W. Edwards Deming, the father of the Quality movement, whose methodologies were key to enabling Japan's manufacturing to rise from the ashes of WW 2 had some thoughts worth considering:

      "The idea of a merit rating is alluring. The sound of the words captivates the imagination: pay for what you get; get what you pay for; motivate people to do their best, for their own good.

      The effect is exactly the opposite of what the words promise."

      "The merit rating nourishes short-term performance, annihilates long-term planning, builds fear, demolishes teamwork, [and] nourishes rivalry and politics. It leaves people bitter, crushed, bruised, battered, desolate, despondent, dejected, feeling inferior, some even depressed, unfit for work for weeks after receipt of rating, unable to comprehend why they are inferior. It is unfair, as it ascribes to the people in a group differences that may be caused totally by the system that they work in."

      "the system that people work in and the interaction with people may account for 90 or 95 percent of performance."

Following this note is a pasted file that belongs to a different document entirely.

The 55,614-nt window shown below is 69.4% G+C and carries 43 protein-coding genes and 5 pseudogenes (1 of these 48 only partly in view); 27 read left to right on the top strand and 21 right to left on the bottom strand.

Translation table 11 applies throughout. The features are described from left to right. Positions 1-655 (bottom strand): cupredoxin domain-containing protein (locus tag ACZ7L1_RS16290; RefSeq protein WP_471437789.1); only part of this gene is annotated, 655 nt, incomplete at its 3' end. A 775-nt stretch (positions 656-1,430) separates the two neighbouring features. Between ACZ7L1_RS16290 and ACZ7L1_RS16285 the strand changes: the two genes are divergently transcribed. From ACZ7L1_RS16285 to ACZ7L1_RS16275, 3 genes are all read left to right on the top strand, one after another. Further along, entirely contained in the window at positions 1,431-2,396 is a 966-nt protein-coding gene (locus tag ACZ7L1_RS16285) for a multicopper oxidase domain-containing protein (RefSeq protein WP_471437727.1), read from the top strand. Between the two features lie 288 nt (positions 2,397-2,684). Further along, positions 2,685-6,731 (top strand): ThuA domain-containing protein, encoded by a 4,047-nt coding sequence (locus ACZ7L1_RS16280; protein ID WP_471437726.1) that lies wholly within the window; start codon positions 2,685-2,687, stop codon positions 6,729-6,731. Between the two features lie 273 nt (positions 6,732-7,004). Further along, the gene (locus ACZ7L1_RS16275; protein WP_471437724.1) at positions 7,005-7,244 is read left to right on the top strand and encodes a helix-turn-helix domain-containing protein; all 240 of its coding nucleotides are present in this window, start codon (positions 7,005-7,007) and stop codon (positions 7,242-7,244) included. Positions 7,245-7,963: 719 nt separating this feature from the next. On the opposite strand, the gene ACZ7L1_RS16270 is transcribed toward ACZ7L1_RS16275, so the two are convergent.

"The supposition is prevalent the world over that there would be no problems in production or service if only our production workers would do their jobs in the way that they were taught. Pleasant dreams. The workers are handicapped by the system, and the system belongs to the management."

      Rant over. ;-)
      Higher profits can also come from higher volumes without lowering variable costs. Fixed costs (burden) will drop due to increased volumes. Lowering prices can possibly do that. Taking away business from competitors, increases their fixed costs. Double benefit.

      I love Deming. A great man. The printing industry has no idea what he was talking about and probably never will. :-) I basically based my whole theoretical approach to solving printing process and resulting economic problems on Deming's views, which are still heads and shoulders above what is now being presented as manufacturing philosophy.

      Comment


      • #4